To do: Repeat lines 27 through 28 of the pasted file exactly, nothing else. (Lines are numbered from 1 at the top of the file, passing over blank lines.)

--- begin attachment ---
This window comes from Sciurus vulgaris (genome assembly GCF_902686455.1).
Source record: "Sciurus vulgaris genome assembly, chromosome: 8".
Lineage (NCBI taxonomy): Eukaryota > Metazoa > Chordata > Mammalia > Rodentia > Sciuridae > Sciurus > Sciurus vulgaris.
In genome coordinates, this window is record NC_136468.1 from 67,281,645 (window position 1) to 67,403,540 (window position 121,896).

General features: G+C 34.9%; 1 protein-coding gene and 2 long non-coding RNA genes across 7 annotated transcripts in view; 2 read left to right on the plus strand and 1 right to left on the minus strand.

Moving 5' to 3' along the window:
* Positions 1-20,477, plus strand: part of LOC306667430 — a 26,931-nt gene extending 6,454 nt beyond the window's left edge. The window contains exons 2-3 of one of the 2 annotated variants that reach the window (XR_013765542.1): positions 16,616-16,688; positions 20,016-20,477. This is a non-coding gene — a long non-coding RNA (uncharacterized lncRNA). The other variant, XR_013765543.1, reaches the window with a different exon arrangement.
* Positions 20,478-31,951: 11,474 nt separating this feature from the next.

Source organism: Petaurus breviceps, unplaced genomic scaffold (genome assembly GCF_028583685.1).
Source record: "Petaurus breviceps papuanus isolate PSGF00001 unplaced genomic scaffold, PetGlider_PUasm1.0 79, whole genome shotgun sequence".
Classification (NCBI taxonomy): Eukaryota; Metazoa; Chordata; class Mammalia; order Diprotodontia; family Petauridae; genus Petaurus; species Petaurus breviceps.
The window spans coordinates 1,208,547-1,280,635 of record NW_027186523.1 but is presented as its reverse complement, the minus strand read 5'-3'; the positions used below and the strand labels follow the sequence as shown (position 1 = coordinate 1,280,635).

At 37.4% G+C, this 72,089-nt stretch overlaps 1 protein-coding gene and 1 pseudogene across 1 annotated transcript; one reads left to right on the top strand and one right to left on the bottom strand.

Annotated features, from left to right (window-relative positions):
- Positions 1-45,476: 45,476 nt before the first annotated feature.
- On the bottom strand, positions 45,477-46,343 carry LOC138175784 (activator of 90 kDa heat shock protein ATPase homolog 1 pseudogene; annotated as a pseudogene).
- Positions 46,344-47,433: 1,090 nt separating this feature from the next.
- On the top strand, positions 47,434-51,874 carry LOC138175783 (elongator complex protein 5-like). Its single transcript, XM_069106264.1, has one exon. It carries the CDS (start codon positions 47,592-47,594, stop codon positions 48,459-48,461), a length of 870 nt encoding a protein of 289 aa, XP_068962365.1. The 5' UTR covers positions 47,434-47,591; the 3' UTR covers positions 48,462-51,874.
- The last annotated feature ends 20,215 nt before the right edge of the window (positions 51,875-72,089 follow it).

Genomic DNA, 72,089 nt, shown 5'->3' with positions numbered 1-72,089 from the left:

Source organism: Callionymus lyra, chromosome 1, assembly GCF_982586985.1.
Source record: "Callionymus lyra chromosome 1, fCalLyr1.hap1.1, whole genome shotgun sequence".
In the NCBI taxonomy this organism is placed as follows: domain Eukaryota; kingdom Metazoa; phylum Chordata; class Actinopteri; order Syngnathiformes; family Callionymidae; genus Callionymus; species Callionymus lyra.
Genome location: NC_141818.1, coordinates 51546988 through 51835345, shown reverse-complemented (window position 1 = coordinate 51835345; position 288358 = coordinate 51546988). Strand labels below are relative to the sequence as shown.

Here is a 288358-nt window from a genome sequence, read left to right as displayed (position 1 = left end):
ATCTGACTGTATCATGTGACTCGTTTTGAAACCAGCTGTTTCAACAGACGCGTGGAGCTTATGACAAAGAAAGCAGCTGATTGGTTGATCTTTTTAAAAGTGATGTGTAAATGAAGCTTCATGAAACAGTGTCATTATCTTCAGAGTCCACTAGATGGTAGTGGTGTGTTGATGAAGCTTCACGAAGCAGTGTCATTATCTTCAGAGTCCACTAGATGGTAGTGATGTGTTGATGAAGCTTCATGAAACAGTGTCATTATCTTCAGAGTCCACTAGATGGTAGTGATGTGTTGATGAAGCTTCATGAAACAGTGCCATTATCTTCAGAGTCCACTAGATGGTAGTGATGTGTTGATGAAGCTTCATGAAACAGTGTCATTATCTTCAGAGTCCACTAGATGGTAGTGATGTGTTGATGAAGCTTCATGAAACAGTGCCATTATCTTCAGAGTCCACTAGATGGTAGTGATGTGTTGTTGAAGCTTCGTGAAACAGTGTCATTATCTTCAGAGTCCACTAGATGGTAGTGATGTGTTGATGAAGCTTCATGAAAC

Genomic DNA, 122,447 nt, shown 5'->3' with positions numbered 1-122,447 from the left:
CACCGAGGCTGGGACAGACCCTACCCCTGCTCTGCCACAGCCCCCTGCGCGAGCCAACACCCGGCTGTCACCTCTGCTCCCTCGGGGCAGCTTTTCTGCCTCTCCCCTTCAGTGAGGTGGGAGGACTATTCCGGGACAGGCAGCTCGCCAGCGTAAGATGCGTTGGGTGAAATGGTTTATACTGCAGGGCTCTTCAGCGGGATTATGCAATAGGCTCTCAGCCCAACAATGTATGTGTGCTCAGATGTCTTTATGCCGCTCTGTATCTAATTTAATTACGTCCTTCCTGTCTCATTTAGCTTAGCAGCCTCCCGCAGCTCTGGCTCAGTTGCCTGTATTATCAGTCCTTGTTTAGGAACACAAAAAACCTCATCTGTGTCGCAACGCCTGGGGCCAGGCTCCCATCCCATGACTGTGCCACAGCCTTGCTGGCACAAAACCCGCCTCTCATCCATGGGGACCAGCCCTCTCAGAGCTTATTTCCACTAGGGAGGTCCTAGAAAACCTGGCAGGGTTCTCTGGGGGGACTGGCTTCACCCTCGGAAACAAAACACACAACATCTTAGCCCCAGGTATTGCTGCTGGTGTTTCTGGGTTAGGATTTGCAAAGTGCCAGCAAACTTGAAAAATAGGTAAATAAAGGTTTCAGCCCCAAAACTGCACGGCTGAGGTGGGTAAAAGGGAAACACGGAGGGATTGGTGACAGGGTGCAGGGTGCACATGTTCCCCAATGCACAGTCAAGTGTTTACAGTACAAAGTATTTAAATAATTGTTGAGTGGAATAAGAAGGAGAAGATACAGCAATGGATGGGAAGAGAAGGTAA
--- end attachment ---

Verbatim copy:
Genomic DNA, 122,447 nt, shown 5'->3' with positions numbered 1-122,447 from the left:
CACCGAGGCTGGGACAGACCCTACCCCTGCTCTGCCACAGCCCCCTGCGCGAGCCAACACCCGGCTGTCACCTCTGCTCCCTCGGGGCAGCTTTTCTGCCTCTCCCCTTCAGTGAGGTGGGAGGACTATTCCGGGACAGGCAGCTCGCCAGCGTAAGATGCGTTGGGTGAAATGGTTTATACTGCAGGGCTCTTCAGCGGGATTATGCAATAGGCTCTCAGCCCAACAATGTATGTGTGCTCAGATGTCTTTATGCCGCTCTGTATCTAATTTAATTACGTCCTTCCTGTCTCATTTAGCTTAGCAGCCTCCCGCAGCTCTGGCTCAGTTGCCTGTATTATCAGTCCTTGTTTAGGAACACAAAAAACCTCATCTGTGTCGCAACGCCTGGGGCCAGGCTCCCATCCCATGACTGTGCCACAGCCTTGCTGGCACAAAACCCGCCTCTCATCCATGGGGACCAGCCCTCTCAGAGCTTATTTCCACTAGGGAGGTCCTAGAAAACCTGGCAGGGTTCTCTGGGGGGACTGGCTTCACCCTCGGAAACAAAACACACAACATCTTAGCCCCAGGTATTGCTGCTGGTGTTTCTGGGTTAGGATTTGCAAAGTGCCAGCAAACTTGAAAAATAGGTAAATAAAGGTTTCAGCCCCAAAACTGCACGGCTGAGGTGGGTAAAAGGGAAACACGGAGGGATTGGTGACAGGGTGCAGGGTGCACATGTTCCCCAATGCACAGTCAAGTGTTTACAGTACAAAGTATTTAAATAATTGTTGAGTGGAATAAGAAGGAGAAGATACAGCAATGGATGGGAAGAGAAGGTAA